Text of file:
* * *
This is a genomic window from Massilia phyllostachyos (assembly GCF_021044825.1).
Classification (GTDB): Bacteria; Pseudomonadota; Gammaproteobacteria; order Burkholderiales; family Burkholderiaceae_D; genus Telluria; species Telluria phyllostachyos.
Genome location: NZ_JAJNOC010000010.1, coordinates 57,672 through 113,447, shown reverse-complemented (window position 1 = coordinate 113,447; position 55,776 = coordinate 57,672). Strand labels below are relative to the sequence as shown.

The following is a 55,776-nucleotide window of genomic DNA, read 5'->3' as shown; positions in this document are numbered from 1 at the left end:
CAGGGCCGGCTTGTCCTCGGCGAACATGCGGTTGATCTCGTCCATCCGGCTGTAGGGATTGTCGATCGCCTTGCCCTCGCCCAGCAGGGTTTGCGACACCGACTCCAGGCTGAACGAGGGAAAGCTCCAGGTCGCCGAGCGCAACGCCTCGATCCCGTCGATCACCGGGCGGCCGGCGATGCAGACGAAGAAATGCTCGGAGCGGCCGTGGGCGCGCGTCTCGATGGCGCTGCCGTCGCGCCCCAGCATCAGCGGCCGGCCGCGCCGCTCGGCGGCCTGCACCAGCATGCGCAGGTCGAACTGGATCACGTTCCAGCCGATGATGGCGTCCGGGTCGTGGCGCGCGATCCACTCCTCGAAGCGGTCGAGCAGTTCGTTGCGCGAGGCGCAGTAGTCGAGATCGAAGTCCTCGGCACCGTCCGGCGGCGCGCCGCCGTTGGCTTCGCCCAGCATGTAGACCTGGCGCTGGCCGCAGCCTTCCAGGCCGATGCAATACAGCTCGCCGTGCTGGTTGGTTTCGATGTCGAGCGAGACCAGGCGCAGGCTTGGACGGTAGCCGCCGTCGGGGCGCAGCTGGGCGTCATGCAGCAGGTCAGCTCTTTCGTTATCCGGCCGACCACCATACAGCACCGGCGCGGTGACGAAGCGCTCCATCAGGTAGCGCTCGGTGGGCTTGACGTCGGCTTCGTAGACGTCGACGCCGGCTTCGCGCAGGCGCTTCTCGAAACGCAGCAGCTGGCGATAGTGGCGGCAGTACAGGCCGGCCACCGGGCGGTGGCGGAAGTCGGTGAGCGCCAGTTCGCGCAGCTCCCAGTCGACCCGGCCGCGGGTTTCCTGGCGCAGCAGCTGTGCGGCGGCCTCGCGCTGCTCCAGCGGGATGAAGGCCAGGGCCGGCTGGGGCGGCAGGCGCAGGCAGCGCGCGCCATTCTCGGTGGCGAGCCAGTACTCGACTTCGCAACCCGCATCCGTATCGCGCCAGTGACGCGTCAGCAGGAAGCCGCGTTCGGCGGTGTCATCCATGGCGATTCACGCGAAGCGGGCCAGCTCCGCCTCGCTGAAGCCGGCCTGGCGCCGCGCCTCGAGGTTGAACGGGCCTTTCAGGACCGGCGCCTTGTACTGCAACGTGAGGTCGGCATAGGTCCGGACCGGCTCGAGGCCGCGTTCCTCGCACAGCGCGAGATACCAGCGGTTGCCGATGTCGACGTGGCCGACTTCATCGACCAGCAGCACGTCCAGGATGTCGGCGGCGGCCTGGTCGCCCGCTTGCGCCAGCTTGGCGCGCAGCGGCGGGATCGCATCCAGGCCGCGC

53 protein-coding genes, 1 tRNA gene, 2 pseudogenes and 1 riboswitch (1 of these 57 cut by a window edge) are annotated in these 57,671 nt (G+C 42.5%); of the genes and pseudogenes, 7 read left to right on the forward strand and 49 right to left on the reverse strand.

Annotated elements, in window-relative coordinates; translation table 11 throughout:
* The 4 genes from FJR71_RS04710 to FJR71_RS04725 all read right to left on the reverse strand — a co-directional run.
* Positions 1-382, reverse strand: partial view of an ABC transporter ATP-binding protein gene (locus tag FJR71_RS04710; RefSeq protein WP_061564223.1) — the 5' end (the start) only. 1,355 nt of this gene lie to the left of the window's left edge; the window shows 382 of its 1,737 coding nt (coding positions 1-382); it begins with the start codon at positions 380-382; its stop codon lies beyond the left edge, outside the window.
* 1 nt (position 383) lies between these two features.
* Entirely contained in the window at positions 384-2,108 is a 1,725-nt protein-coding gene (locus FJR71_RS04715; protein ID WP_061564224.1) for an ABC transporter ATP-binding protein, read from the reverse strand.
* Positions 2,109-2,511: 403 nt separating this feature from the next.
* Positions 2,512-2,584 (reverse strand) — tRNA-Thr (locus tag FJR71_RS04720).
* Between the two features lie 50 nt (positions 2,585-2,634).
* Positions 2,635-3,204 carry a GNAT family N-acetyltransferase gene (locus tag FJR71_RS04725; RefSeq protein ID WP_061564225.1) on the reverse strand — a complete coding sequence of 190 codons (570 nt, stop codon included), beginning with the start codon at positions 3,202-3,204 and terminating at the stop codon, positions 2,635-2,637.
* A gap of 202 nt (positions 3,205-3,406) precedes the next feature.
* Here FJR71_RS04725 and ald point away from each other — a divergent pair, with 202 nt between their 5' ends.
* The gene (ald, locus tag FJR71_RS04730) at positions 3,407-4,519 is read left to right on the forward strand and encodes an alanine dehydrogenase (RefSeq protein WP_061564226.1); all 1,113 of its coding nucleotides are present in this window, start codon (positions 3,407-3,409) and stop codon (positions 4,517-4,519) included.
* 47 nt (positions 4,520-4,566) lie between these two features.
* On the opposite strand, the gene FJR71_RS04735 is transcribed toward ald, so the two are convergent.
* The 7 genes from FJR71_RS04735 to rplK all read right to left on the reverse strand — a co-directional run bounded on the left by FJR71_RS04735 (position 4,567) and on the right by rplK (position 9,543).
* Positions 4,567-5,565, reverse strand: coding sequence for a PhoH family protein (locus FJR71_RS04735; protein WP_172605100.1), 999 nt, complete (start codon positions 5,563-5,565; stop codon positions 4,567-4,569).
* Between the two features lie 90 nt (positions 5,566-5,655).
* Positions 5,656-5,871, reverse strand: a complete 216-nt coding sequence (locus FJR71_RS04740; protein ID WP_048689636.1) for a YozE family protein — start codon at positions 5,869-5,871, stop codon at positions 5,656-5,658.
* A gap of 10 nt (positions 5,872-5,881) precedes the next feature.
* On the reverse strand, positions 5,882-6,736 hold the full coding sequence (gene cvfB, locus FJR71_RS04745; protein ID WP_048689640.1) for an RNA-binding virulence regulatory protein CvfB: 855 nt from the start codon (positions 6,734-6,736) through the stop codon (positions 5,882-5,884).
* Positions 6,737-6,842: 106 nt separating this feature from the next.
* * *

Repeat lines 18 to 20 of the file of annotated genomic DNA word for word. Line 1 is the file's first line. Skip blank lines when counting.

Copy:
* The gene (ald, locus tag FJR71_RS04730) at positions 3,407-4,519 is read left to right on the forward strand and encodes an alanine dehydrogenase (RefSeq protein WP_061564226.1); all 1,113 of its coding nucleotides are present in this window, start codon (positions 3,407-3,409) and stop codon (positions 4,517-4,519) included.
* 47 nt (positions 4,520-4,566) lie between these two features.
* On the opposite strand, the gene FJR71_RS04735 is transcribed toward ald, so the two are convergent.